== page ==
One oddity from my collection is the band Fresh, a ‘boy band’ constructed by Simon Napier-Bell. Simon Napier-Bell had been a manager for The Yardbirds way back in the mid 1960’s, he went onto manage an early Marc Bolan outfit called Johns Children. He also did the music for the 1968 film ‘Here We Go Around The Mulberry Bush’ and as Nuzz and myself know well, was fittingly set and filmed in glamorous 1960’s Stevenage New Town.
One day in 1968 Kit Lambert, then manager of The Who told Simon Napier-Bell that he was getting together a concept album together, with Townsend from The Who, about a blind pinball player Tommy. Enthused by this idea, Simon Napier-Bell went onto create a street level concept album, set around a juvenile prison. The results are what you hear on this LP released in 1970 on RCA Records. A great mixture of rhythm and blues in the mould of late 1960’s The Small Faces and The Rolling Stones.
Aimed at the 1970 popular skinhead, suedehead boot-boy scene, Slade, Mott The Hoople fans, football hooli’s, and any schoolboy that had the Richard Allen NEMS ‘Skinhead’ series of books, this LP sold quite well, and included songs by Mick Jagger, who in 1970 after the death of Brian Jones was on the top of his game with The Rolling Stones. A great track ‘Borstal Theme’ on the second side, has a snotty bonehead talking about his lot, while a cymbal or drum roll ‘replies’. The track then goes into one of those great psyche-hammond workouts mixed up with horns. A ‘Blow Up’ for sure!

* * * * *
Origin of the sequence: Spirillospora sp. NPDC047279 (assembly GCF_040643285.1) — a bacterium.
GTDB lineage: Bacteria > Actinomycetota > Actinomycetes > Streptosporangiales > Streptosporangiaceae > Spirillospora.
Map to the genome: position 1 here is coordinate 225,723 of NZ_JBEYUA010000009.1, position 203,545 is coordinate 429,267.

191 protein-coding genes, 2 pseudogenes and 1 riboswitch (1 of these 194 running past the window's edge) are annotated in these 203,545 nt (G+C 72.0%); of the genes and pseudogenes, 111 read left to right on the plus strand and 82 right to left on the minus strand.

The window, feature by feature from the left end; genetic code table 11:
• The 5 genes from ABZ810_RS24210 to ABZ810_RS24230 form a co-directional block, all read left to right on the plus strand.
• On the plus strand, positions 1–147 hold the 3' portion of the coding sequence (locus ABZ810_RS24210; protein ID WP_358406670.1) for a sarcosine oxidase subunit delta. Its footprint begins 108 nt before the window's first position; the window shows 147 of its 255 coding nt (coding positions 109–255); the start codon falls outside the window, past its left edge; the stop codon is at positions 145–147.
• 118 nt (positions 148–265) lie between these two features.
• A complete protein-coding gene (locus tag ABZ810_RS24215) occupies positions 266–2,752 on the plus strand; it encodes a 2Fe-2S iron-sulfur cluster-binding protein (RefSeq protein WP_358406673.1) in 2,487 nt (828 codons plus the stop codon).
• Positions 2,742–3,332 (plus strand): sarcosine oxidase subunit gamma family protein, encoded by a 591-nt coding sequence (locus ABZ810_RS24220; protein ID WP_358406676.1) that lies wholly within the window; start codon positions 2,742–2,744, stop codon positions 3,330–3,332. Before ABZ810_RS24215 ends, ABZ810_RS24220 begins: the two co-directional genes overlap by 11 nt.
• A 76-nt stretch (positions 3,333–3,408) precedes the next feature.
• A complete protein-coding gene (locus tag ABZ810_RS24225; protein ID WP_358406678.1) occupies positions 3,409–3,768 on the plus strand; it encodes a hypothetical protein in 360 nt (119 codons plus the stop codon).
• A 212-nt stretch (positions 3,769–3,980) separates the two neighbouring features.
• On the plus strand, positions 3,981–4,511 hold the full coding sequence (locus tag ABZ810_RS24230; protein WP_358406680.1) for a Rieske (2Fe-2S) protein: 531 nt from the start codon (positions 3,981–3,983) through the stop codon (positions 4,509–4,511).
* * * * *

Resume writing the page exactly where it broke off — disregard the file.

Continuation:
Fresh became the group Glencoe after this release. Simon Napier-Bell went onto manage various other bands including Japan, and his biggest selling band, Wham in the 1980’s! He also completed an absolutely great autobiography, with anecdotes and views of the music industry from the 1950’s to the mid 1980’s specifically involving the drug culture amongst the industry. The book is called ‘Black Vinyl, White Powder’. Go and grab a copy.